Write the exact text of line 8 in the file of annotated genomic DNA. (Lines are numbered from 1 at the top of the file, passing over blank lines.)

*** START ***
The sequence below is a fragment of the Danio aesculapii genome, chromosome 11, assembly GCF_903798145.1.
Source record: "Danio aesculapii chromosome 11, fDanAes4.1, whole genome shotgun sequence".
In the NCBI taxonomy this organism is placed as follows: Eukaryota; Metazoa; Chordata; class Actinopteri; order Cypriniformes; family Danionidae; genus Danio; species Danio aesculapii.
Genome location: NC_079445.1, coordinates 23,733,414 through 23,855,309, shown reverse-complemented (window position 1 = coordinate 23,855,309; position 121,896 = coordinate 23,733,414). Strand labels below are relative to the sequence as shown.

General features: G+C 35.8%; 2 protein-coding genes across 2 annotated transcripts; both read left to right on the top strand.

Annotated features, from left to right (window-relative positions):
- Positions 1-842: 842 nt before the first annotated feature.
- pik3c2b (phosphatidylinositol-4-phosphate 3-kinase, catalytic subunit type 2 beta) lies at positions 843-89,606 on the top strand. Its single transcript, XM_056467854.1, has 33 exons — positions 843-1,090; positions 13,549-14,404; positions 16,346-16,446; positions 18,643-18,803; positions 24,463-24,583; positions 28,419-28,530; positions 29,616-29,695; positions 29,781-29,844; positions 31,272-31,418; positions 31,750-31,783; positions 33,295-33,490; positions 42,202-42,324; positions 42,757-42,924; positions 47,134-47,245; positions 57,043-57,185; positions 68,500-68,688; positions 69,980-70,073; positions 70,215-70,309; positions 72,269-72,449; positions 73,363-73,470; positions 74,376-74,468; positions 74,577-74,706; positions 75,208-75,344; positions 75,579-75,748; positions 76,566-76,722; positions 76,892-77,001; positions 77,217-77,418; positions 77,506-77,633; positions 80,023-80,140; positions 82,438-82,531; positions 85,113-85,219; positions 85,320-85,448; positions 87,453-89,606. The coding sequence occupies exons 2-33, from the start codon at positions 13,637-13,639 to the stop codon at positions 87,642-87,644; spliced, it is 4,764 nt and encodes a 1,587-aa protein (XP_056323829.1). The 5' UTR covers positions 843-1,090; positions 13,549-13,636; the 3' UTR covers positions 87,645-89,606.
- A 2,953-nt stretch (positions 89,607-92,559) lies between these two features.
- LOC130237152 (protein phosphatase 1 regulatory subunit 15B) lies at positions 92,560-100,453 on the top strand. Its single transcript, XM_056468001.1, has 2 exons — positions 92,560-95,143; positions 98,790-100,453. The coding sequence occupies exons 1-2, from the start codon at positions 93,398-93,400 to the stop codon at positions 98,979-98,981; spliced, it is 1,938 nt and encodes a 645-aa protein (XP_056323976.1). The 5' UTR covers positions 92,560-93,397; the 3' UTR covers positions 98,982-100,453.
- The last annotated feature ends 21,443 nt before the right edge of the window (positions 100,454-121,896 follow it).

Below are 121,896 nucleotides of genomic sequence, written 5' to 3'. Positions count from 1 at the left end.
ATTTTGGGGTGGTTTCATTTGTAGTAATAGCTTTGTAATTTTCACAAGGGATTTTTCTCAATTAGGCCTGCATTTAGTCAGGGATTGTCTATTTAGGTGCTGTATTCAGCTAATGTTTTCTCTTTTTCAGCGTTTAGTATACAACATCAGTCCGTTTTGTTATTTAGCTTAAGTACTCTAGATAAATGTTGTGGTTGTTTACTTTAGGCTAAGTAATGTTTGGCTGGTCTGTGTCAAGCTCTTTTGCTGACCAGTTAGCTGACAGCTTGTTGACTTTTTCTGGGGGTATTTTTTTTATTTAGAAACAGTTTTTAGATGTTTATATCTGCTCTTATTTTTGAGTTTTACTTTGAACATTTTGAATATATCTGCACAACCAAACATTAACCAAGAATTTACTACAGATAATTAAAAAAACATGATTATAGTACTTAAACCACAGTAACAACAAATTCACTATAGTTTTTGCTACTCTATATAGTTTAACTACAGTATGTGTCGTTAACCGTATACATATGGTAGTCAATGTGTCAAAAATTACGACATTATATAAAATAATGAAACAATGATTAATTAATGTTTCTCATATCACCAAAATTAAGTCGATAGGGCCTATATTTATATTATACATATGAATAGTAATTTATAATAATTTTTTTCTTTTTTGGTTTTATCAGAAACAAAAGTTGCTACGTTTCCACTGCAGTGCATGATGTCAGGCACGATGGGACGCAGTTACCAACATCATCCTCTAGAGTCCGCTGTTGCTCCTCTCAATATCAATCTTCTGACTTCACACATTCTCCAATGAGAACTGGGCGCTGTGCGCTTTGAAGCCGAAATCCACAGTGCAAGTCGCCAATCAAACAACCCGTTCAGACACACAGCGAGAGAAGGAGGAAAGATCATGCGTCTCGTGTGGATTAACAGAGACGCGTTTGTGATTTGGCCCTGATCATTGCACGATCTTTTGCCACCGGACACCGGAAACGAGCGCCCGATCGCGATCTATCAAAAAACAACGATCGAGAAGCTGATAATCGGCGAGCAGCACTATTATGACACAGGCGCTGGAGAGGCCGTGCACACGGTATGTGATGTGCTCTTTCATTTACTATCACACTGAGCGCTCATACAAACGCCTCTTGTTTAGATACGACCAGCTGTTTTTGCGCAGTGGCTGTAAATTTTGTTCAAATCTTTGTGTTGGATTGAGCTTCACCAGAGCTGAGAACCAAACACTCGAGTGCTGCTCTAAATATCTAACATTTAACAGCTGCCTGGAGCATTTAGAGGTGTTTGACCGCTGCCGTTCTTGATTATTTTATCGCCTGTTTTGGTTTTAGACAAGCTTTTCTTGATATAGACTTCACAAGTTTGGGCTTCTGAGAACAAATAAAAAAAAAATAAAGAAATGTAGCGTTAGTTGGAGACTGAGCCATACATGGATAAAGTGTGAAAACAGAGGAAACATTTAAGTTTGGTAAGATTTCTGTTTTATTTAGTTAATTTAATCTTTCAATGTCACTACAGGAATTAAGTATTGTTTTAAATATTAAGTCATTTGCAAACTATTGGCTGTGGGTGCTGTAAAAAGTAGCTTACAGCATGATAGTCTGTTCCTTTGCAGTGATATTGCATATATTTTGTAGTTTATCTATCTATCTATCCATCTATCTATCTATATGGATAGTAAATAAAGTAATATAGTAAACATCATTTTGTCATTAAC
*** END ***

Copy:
- pik3c2b (phosphatidylinositol-4-phosphate 3-kinase, catalytic subunit type 2 beta) lies at positions 843-89,606 on the top strand. Its single transcript, XM_056467854.1, has 33 exons — positions 843-1,090; positions 13,549-14,404; positions 16,346-16,446; positions 18,643-18,803; positions 24,463-24,583; positions 28,419-28,530; positions 29,616-29,695; positions 29,781-29,844; positions 31,272-31,418; positions 31,750-31,783; positions 33,295-33,490; positions 42,202-42,324; positions 42,757-42,924; positions 47,134-47,245; positions 57,043-57,185; positions 68,500-68,688; positions 69,980-70,073; positions 70,215-70,309; positions 72,269-72,449; positions 73,363-73,470; positions 74,376-74,468; positions 74,577-74,706; positions 75,208-75,344; positions 75,579-75,748; positions 76,566-76,722; positions 76,892-77,001; positions 77,217-77,418; positions 77,506-77,633; positions 80,023-80,140; positions 82,438-82,531; positions 85,113-85,219; positions 85,320-85,448; positions 87,453-89,606. The coding sequence occupies exons 2-33, from the start codon at positions 13,637-13,639 to the stop codon at positions 87,642-87,644; spliced, it is 4,764 nt and encodes a 1,587-aa protein (XP_056323829.1). The 5' UTR covers positions 843-1,090; positions 13,549-13,636; the 3' UTR covers positions 87,645-89,606.